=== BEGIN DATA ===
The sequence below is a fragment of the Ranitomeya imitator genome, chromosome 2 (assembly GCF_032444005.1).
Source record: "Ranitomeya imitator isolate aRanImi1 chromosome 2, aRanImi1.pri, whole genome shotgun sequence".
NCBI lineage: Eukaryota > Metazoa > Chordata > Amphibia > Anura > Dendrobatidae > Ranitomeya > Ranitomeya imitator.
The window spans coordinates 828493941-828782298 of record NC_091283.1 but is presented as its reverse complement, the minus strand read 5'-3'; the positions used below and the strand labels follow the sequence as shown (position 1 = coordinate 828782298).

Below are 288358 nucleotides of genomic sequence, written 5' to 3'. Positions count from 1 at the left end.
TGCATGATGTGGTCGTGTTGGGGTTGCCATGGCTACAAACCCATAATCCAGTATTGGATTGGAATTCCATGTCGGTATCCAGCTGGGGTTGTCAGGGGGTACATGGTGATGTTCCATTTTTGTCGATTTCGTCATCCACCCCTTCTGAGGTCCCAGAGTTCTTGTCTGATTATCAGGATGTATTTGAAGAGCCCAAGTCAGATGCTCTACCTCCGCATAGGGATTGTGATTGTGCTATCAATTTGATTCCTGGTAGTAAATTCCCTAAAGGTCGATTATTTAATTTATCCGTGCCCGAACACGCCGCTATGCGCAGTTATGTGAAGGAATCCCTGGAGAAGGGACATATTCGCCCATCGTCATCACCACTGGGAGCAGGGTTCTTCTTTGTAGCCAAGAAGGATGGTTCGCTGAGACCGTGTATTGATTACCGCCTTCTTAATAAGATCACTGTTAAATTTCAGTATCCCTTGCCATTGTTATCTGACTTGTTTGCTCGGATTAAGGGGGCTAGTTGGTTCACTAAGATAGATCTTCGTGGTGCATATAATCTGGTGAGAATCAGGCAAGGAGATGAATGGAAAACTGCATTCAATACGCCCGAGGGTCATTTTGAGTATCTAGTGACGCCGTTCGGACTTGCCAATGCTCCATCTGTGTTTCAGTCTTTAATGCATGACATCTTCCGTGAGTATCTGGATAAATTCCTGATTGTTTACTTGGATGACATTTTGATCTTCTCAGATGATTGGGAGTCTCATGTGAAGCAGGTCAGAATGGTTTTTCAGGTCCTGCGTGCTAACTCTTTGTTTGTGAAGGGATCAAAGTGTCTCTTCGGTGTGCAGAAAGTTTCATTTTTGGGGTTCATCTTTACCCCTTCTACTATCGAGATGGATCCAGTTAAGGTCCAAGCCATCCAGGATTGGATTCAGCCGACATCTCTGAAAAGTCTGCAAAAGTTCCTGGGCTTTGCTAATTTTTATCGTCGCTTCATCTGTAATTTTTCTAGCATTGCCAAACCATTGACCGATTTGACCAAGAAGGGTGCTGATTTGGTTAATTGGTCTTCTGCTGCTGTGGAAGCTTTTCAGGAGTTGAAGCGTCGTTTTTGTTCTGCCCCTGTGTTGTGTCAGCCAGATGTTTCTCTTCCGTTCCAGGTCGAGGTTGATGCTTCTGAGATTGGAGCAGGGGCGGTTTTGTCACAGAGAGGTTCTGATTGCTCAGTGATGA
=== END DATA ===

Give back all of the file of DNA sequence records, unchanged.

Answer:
The sequence below is a fragment of the Ranitomeya imitator genome, chromosome 2 (assembly GCF_032444005.1).
Source record: "Ranitomeya imitator isolate aRanImi1 chromosome 2, aRanImi1.pri, whole genome shotgun sequence".
NCBI lineage: Eukaryota > Metazoa > Chordata > Amphibia > Anura > Dendrobatidae > Ranitomeya > Ranitomeya imitator.
The window spans coordinates 828493941-828782298 of record NC_091283.1 but is presented as its reverse complement, the minus strand read 5'-3'; the positions used below and the strand labels follow the sequence as shown (position 1 = coordinate 828782298).

Below are 288358 nucleotides of genomic sequence, written 5' to 3'. Positions count from 1 at the left end.
TGCATGATGTGGTCGTGTTGGGGTTGCCATGGCTACAAACCCATAATCCAGTATTGGATTGGAATTCCATGTCGGTATCCAGCTGGGGTTGTCAGGGGGTACATGGTGATGTTCCATTTTTGTCGATTTCGTCATCCACCCCTTCTGAGGTCCCAGAGTTCTTGTCTGATTATCAGGATGTATTTGAAGAGCCCAAGTCAGATGCTCTACCTCCGCATAGGGATTGTGATTGTGCTATCAATTTGATTCCTGGTAGTAAATTCCCTAAAGGTCGATTATTTAATTTATCCGTGCCCGAACACGCCGCTATGCGCAGTTATGTGAAGGAATCCCTGGAGAAGGGACATATTCGCCCATCGTCATCACCACTGGGAGCAGGGTTCTTCTTTGTAGCCAAGAAGGATGGTTCGCTGAGACCGTGTATTGATTACCGCCTTCTTAATAAGATCACTGTTAAATTTCAGTATCCCTTGCCATTGTTATCTGACTTGTTTGCTCGGATTAAGGGGGCTAGTTGGTTCACTAAGATAGATCTTCGTGGTGCATATAATCTGGTGAGAATCAGGCAAGGAGATGAATGGAAAACTGCATTCAATACGCCCGAGGGTCATTTTGAGTATCTAGTGACGCCGTTCGGACTTGCCAATGCTCCATCTGTGTTTCAGTCTTTAATGCATGACATCTTCCGTGAGTATCTGGATAAATTCCTGATTGTTTACTTGGATGACATTTTGATCTTCTCAGATGATTGGGAGTCTCATGTGAAGCAGGTCAGAATGGTTTTTCAGGTCCTGCGTGCTAACTCTTTGTTTGTGAAGGGATCAAAGTGTCTCTTCGGTGTGCAGAAAGTTTCATTTTTGGGGTTCATCTTTACCCCTTCTACTATCGAGATGGATCCAGTTAAGGTCCAAGCCATCCAGGATTGGATTCAGCCGACATCTCTGAAAAGTCTGCAAAAGTTCCTGGGCTTTGCTAATTTTTATCGTCGCTTCATCTGTAATTTTTCTAGCATTGCCAAACCATTGACCGATTTGACCAAGAAGGGTGCTGATTTGGTTAATTGGTCTTCTGCTGCTGTGGAAGCTTTTCAGGAGTTGAAGCGTCGTTTTTGTTCTGCCCCTGTGTTGTGTCAGCCAGATGTTTCTCTTCCGTTCCAGGTCGAGGTTGATGCTTCTGAGATTGGAGCAGGGGCGGTTTTGTCACAGAGAGGTTCTGATTGCTCAGTGATGA